194 F2d 939 Southwestern Electric Service Co v. National Labor Relations Board

194 F.2d 939

SOUTHWESTERN ELECTRIC SERVICE CO.

v.

NATIONAL LABOR RELATIONS BOARD.

No. 13694.

United States Court of Appeals Fifth Circuit.

March 13, 1952.

Summers A. Norman, Jacksonville, Tex., Frank Cain, Dallas, Tex., for petitioner.

A. Norman Somers, Asst. Gen. Cnsl. NLRB, David P. Findling, Assoc, Gen. Cnsl. NLRB and Owsley Vose, Atty. NLRB, all of Washington, D. C., for respondent.

Before HOLMES, BORAH, and STRUM, Circuit Judges.

HOLMES, Circuit Judge.

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1

By its order dated the 28th day of May, 1951, the National Labor Relations Board directed the petitioner to cease and desist (a) from refusing to bargain collectively with the International Brotherhood of Electrical Workers, Local 790, as the exclusive representative of all employees in the petitioner's electrical operations in its Jacksonville, Texas, Division, excluding all employees of its Central Division, ice-plant employees, professional employees, clerical employees, guards, watchmen, shift operators, and all other supervisors as defined in the National Labor Relations Act, as amended by the Labor Management Relations Act of 1947, 61 Stat. 136, 161, 29 U.S.C.A. § 141 et seq.; (b) from in any manner interfering with the efforts of said brotherhood to bargain collectively with it in behalf of said unit; and to take the following affirmative action, viz.: (a) Upon request, bargain collectively, and, if an understanding is reached, sign an agreement to that effect; (b) post appropriate notices; and (c) notify the Regional Director within 20 days what steps it has taken to comply with this order.

2

The petitioner denies that it is engaged in interstate commerce within the meaning of the act; denies the appropriateness of the bargaining unit, and alleges that its establishment by the Board was a gross abuse of discretion, which constituted an arbitrary and unlawful act; denies that a majority of its employees elected said Local 790 as its exclusive representative in accordance with the rules and regulations promulgated by the Board; and denies that it has committed any unfair labor practice or has engaged in any act or omission which in any manner restrained or coerced its employees in the exercise of their rights guaranteed in Section 7 of said act, as amended, or in violation of Section 8(a), subdivision (1), thereof.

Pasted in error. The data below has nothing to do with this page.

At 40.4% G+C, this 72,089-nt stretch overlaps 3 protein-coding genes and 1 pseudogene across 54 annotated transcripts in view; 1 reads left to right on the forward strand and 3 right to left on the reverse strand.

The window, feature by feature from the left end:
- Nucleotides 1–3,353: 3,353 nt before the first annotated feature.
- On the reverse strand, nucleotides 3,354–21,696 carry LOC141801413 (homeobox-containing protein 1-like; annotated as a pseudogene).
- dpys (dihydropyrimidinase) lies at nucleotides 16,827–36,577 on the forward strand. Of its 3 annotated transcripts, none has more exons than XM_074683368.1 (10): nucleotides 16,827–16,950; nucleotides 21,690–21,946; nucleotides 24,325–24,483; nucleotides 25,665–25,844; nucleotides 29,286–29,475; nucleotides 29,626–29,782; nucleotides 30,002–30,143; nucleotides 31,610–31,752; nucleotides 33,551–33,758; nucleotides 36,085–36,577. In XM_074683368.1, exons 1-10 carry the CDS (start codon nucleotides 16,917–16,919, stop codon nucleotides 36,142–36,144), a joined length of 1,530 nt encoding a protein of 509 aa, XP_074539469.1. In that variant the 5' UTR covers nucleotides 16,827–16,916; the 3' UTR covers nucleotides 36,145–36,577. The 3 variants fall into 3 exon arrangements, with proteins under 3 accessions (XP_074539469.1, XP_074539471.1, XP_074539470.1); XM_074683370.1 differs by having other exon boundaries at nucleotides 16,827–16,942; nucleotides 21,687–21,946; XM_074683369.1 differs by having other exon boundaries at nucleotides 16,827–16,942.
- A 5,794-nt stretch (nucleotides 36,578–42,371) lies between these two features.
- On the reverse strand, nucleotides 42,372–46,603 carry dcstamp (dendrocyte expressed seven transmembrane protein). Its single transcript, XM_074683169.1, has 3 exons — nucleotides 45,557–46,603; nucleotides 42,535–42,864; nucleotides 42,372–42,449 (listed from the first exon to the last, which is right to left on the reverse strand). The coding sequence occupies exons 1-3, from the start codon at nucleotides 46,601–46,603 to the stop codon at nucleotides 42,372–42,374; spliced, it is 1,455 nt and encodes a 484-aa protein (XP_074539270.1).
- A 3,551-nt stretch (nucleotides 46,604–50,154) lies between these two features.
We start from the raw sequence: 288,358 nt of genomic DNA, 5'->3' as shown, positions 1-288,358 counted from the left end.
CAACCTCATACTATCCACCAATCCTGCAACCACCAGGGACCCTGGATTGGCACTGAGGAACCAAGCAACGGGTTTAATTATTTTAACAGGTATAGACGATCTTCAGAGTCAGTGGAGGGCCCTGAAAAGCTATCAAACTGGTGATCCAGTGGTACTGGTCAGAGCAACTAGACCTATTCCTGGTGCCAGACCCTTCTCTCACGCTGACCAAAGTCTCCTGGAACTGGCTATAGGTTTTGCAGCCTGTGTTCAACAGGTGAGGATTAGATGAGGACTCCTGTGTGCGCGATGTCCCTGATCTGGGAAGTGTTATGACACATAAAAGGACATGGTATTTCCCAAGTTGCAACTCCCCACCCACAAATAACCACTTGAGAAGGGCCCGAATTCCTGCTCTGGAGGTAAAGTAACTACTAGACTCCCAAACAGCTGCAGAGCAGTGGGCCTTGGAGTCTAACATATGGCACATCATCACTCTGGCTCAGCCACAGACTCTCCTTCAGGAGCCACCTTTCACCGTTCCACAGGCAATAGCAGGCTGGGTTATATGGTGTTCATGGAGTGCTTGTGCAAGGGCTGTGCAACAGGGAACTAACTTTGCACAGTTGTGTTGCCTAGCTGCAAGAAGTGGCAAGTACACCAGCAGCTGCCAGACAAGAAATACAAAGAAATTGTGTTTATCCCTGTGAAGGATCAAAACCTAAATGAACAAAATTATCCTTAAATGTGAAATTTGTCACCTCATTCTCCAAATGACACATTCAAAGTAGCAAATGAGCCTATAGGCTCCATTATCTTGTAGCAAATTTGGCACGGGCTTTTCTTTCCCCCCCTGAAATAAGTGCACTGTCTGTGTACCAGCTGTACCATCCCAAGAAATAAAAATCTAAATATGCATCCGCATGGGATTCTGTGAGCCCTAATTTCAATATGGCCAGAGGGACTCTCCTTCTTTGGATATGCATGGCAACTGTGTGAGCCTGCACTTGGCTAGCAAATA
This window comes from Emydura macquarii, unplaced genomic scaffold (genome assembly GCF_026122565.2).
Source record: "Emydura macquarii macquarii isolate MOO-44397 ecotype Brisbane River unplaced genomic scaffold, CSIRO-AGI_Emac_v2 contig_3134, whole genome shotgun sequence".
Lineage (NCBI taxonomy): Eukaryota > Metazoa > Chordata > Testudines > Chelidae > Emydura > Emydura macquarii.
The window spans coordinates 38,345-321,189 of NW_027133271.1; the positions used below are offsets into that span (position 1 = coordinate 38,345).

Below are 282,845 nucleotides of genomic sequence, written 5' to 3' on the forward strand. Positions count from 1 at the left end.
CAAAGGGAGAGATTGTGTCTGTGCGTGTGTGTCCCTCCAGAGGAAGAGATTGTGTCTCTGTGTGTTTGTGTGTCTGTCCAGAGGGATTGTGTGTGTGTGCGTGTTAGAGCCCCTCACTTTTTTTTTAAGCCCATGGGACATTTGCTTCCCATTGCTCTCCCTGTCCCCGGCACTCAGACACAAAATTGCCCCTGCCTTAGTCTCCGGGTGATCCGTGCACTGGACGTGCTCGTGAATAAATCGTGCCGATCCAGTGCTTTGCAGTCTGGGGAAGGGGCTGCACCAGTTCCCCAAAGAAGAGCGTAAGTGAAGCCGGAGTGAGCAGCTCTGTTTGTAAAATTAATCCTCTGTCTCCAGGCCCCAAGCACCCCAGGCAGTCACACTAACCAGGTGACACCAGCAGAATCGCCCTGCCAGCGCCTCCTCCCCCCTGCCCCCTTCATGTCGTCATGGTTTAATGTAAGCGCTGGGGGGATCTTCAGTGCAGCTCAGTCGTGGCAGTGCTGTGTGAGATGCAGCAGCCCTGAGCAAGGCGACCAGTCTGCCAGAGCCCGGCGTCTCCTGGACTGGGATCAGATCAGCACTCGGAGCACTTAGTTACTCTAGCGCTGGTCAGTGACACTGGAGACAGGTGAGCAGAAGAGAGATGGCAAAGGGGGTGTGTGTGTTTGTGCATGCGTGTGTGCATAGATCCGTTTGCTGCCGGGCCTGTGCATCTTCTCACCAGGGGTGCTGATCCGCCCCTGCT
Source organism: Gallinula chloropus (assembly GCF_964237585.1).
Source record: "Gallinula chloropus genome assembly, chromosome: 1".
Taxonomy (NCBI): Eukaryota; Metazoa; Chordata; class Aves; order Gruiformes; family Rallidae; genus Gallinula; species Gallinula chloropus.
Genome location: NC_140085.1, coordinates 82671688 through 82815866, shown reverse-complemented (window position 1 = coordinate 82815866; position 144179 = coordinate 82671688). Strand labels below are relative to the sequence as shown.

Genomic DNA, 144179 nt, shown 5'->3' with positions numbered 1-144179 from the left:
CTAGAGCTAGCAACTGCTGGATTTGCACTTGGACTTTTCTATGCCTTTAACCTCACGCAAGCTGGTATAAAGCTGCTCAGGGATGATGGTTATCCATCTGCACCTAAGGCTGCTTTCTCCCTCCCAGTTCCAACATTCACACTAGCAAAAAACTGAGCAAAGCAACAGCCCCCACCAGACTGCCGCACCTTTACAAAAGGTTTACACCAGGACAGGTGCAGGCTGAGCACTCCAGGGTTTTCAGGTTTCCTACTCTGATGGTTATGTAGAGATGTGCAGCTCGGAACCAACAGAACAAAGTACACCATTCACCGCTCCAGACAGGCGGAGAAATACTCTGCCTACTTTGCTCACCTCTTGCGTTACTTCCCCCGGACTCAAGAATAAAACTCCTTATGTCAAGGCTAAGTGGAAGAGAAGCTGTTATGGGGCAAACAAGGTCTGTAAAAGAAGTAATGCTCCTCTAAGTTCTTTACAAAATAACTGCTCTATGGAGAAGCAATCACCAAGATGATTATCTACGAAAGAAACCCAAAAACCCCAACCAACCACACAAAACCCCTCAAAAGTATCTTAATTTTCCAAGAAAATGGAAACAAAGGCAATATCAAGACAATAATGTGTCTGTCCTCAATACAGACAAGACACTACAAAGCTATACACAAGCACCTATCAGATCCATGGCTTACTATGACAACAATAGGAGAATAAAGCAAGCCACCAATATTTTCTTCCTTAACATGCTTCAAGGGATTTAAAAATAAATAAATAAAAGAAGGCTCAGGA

3

Coming directly to what we regard as the crucial issue on review, the petitioner alleges that the election relied on by the union, and referred to in the complaint, was not held pursuant to the regulations prescribed by the Board for the holding of free and fair elections within the meaning of the act; and that said election was, in legal effect, null and void. The Jacksonville Division is a very restricted bargaining unit, having at the time of this election only about 35 eligible voters. In denying petitioner a hearing on its motion to set aside the election, the Board assumed to be true the facts that were offered to be proven in support of the motion, which were as follows: That the witness arrived at the principal voting place at about 7:17 A.M. on the day of the election; that Mr. Ward, representing the N. L. R. B., Mr. Sneed, representing the I. B. E. W. Local 790, and Mr. W. J. Cox, representing the I. B. E. W. Local 790, were already there. The remainder of this witness' testimony will be stated in his own words:

4